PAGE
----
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Q. Where can I get raw files to practise my mixing?

Published November 2010

I was wondering where I might be able to find raw tracks that I could use to practise my mixing skills? I've searched on Google and the SOS forums and not yet got very far. Ideally, the type of music I'd like to practice on would be blues, rock, punk or metal.

Via SOS web site

SOS Reviews Editor Matt Houghton replies: Funnily enough, for the Mix Rescue article in this very issue (page 138), both the artist and Mike Senior have kindly agreed to let us make the entire Reaper project available for download. So not only will you be able to practice mixing on it (the full version of Reaper is free to download and evaluate for 30 days, and it's cross‑platform, which means that everyone can have a go, unless you're one of the few who are stubbornly sticking to Atari or Linux!), you'll also be able to take a look inside Mike's mix and hopefully learn a thing or two in the process.

As for other sources of raw multitrack recordings, I'm surprised you haven't had more luck with a Google search. Get the search terms right ("multitrack wavs” or "multitrack download”, for example) and quite a few sources seem to spring up, including some commercial artists, such as Nine Inch Nails, who have made material freely available (http://ninremixes.com/multitracks.php), and Peter Gabriel, who has held competitions where he's made material available for would‑be remixers. Good as Google is, trying a different search engine can also throw up some different results. Some commercial artists have made their songs available to download as raw multitrack recordings, which are perfect for practising mixing. This one — 'Hyperpower' by Nine Inch Nails — was originally downloaded for Garageband, but is easily opened and worked on in Logic.Some commercial artists have made their songs available to download as raw multitrack recordings, which are perfect for practising mixing. This one — 'Hyperpower' by Nine Inch Nails — was originally downloaded for Garageband, but is easily opened and worked on in Logic.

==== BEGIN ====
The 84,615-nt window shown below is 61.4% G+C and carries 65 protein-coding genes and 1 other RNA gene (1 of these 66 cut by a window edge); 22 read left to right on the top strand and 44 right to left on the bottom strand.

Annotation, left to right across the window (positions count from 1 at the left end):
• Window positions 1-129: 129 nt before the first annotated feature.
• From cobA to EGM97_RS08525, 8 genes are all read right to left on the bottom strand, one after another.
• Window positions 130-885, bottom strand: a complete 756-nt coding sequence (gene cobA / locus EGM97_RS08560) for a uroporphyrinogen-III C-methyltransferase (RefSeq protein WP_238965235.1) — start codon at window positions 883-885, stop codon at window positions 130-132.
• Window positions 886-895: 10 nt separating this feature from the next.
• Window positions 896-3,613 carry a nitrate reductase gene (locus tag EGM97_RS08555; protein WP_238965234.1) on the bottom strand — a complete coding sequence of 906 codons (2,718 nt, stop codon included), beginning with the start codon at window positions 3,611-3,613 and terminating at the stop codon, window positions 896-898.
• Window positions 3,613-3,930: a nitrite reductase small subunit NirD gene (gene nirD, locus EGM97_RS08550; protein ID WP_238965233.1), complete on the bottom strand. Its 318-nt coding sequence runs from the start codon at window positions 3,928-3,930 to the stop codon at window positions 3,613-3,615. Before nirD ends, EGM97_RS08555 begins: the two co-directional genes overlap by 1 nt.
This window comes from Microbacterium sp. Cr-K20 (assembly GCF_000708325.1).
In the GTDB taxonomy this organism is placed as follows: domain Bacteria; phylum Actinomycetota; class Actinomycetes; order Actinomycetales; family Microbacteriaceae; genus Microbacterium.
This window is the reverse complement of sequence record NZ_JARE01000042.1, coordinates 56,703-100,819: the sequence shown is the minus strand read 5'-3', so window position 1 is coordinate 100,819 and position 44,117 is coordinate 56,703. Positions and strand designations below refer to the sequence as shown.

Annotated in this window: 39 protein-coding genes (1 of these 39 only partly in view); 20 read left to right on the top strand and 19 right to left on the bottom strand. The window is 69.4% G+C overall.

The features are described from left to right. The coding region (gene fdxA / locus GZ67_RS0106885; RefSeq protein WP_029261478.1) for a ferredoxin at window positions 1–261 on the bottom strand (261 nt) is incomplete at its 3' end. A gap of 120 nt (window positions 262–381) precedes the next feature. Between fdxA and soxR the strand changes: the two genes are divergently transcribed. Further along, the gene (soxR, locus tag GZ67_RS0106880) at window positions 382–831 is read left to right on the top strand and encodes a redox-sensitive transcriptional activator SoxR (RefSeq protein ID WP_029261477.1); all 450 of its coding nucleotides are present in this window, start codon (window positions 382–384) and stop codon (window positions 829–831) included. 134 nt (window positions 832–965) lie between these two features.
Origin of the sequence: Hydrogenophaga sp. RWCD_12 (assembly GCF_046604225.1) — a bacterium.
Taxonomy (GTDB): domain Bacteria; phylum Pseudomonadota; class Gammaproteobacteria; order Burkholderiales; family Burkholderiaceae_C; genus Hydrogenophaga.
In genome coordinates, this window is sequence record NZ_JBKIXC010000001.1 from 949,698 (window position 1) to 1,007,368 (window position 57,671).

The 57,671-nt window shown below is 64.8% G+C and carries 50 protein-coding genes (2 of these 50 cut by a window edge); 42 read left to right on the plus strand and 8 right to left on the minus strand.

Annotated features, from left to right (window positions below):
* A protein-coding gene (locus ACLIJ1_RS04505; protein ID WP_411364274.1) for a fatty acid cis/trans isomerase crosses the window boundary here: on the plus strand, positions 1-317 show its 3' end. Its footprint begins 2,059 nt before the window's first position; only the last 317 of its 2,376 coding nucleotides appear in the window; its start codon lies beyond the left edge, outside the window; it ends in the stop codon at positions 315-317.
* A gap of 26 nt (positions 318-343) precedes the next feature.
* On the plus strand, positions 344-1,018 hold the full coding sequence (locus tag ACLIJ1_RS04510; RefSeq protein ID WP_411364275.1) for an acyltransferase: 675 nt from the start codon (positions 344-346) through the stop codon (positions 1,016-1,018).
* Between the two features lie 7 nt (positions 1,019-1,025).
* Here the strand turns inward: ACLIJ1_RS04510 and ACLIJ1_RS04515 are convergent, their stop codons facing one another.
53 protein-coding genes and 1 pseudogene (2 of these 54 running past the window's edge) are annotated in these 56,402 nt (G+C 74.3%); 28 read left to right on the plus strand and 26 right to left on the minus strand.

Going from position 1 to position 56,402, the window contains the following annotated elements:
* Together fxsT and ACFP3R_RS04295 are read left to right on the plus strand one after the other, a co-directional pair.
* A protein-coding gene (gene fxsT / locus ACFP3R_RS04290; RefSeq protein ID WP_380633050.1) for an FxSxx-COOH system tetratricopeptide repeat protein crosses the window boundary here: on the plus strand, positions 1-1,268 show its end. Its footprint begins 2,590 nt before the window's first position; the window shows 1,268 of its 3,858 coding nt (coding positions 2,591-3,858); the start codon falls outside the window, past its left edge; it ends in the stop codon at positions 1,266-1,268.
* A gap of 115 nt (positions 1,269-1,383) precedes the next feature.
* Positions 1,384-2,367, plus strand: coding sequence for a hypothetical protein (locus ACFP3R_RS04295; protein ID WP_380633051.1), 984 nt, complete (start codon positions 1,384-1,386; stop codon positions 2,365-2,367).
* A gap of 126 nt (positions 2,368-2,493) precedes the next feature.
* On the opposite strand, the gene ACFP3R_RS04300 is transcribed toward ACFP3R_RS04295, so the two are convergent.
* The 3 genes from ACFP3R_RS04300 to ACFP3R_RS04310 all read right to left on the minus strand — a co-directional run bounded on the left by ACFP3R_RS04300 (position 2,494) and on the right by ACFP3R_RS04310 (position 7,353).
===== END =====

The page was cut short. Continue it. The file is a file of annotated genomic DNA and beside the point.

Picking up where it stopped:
Finally, of course, there are always the potentially rewarding options of tracking some of your own material, working with someone else to track your own material, or getting out and seeing some gigs in the hope of finding a good local band and offering to record them for free!  

Published November 2010